Jones Attorney Makes Final Arguments in Banishment Case
Jones’ Attorney Makes Final Arguments in Banishment Case
Arthur “Arty” Jones appeared in Hoopa Valley Tribal Court on Friday, May 17, to hear his attorney, Clifford Marshall, make a final appeal of the decision to exclude Jones from the reservation.
Marshall and the panel of three appellate court judges led by Chief Judge Lisa Brodoff were connected by teleconferencing equipment to the courtroom occupied by Jones and the attorney representing the Tribal Council, Rebecca McMahon.
Marshall made several impassioned arguments against the use of the Exclusion Ordinance against Jones, including that it was selective prosecution.
“The Ordinance is selective on its face. The Chairman gets to decide when and against whom exclusion will be applied,” Marshall said. “This is not a law that applies to everyone who commits repeated offenses; only those selected by the Chairman. It’s unconstitutional and the court should say so.”
Marshall also argued that the Exclusion Ordinance says that a person is subject for “repeated commission of a crime.”
“Mr. Jones hasn’t been convicted of repeated commissions of the same crime,” Marshall said.
Marshall also said, “Mr. Jones has equal rights to all tribal lands and resources; as a tribal member he has federally recognized hunting, fishing and gathering rights. These rights are property rights and the United States has always been required to compensate tribes and individual Indians for the termination of those rights.”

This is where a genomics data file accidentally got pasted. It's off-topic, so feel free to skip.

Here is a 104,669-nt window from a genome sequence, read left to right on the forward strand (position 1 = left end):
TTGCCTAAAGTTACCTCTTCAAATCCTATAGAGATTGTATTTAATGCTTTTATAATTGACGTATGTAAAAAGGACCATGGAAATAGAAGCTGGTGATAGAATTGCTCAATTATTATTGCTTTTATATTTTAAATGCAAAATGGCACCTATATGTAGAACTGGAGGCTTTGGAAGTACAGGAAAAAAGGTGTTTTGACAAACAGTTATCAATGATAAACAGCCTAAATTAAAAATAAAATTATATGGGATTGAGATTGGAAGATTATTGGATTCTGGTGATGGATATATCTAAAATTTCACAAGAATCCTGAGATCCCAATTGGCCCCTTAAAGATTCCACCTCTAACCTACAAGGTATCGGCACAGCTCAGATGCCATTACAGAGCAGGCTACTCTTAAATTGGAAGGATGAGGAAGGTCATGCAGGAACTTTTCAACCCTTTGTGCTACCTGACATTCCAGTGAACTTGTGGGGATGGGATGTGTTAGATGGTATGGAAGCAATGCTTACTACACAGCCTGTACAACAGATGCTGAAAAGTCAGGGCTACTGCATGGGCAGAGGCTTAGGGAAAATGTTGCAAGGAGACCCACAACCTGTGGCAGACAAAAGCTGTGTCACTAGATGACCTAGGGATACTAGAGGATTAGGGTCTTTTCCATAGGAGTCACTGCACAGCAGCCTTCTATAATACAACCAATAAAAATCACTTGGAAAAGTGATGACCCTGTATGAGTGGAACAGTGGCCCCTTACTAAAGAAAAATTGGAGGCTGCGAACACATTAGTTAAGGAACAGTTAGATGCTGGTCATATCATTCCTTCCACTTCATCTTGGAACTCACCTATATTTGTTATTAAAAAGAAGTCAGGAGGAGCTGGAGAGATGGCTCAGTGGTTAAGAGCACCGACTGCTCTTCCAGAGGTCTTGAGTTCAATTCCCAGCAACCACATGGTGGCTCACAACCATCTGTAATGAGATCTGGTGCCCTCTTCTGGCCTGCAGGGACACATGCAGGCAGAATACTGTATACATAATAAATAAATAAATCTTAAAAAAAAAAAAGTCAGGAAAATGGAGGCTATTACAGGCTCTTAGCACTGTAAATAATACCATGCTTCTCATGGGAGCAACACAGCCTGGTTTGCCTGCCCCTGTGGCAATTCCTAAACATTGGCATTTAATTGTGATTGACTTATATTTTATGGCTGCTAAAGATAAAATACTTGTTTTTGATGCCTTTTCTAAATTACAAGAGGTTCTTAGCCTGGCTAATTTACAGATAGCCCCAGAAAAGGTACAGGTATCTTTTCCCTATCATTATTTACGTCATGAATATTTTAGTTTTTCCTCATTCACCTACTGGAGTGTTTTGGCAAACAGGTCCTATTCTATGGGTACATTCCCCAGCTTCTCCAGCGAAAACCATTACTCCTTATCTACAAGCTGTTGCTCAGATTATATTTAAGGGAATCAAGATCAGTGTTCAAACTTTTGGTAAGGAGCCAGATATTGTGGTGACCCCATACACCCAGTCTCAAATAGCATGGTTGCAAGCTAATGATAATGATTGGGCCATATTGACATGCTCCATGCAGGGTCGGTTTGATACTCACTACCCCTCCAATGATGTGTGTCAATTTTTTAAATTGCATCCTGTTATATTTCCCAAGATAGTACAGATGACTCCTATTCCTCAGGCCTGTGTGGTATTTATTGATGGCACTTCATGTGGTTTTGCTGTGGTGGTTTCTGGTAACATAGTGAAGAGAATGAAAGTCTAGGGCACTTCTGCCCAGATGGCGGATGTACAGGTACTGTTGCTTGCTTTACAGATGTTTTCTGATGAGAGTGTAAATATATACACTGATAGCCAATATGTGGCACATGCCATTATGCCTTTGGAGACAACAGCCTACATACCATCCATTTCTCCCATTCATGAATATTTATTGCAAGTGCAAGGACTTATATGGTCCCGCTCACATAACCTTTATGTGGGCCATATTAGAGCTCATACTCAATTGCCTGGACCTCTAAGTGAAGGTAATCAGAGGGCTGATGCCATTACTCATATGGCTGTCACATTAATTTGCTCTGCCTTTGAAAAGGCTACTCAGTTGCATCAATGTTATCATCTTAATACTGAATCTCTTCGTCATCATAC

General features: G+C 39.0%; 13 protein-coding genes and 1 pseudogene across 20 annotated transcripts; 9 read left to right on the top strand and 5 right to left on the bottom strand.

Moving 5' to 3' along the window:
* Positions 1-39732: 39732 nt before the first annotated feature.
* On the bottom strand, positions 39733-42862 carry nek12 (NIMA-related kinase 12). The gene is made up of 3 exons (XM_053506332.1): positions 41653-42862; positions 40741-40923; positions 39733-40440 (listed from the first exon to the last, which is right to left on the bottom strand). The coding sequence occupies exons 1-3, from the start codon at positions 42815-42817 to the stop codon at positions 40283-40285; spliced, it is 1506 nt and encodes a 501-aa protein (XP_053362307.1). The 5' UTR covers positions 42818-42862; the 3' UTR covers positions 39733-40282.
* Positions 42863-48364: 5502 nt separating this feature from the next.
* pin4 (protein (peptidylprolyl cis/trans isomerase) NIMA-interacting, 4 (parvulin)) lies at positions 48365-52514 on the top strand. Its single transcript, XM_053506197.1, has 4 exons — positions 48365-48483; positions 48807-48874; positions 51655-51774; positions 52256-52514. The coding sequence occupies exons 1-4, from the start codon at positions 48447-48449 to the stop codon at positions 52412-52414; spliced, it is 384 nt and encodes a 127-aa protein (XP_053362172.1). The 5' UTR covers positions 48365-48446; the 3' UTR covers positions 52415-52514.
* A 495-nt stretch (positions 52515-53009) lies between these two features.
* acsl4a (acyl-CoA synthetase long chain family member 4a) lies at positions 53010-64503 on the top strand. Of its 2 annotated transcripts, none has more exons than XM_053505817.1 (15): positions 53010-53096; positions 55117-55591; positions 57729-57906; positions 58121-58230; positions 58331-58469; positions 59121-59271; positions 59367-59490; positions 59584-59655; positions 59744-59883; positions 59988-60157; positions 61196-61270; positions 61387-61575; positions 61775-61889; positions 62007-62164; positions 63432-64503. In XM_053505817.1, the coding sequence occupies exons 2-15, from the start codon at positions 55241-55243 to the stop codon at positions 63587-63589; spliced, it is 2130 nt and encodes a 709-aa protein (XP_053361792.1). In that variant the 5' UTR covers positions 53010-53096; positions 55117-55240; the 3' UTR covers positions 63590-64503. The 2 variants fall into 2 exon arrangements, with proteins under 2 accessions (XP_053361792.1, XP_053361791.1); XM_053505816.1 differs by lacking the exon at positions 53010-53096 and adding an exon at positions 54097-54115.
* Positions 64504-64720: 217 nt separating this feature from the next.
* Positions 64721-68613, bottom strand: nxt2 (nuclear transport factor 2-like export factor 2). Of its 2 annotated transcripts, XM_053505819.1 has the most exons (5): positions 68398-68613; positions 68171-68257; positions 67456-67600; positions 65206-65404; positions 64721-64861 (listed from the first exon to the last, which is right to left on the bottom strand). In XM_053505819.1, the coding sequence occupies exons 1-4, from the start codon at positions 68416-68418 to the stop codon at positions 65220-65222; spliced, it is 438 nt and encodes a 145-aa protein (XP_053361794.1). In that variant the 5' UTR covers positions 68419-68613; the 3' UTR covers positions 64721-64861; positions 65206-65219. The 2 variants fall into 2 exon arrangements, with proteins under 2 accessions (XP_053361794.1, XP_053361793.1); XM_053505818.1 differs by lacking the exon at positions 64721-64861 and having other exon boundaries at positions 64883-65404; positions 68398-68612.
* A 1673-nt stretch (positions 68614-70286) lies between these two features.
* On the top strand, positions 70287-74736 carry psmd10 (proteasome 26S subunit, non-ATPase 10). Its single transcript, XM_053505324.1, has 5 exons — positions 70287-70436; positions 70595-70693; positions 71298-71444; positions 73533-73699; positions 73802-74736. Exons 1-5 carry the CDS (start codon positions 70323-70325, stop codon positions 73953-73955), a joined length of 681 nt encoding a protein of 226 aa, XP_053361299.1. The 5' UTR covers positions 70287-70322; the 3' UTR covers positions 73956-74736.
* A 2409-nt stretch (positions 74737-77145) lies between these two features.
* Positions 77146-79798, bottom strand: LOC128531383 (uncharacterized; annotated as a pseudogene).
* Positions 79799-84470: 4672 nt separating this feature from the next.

Judge Michelle Demmert, one of the three judges on the panel hearing the appeal, asked, “How is this different from the loss of 2nd Amendment rights when someone is convicted of a crime?”
Marshall said, “This is about where he’ll live for the rest of his life. He is a convicted felon so he can’t own a gun, but he should be able to live in his own house.”
McMahon, representing the Tribal Council, said, “The Tribe’s motive throughout this proceeding has been protecting the Hoopa community from the perils of drug abuse on the reservation.”
“There was evidence presented showing that Mr. Jones is a convicted drug dealer and a multiple criminal offender,” McMahon said. “At least two of his convictions are felonies related to drug possession, use, and sale; and his most recent convictions in February of last year involved possession for sale of controlled substances within the Hoopa Valley Reservation.”
Judge Matthew Fletcher asked if the exclusion was meant to apply only to tribal trust lands, or to all land within the external boundaries of the Reservation.
McMahon said, “He is excluded from the exterior boundaries of the Reservation, which the Tribal Council has the authority to regulate and manage by virtue of its designation as a Reservation.”
After both attorneys finished arguing the case, Brodoff told them to have response briefs and any possible requests for sanctions turned in by Friday, May 24. The three-judge appellate panel will make a final ruling sometime after that.
Outside the Tribal Court, Jones showed a copy of a house deed to the TRT.
“I don’t live on tribal property. I live on deeded land, and I pay taxes to live there,” Jones said. “So until Humboldt County comes and tells me I can’t live in my own house, I’m going to stay there.”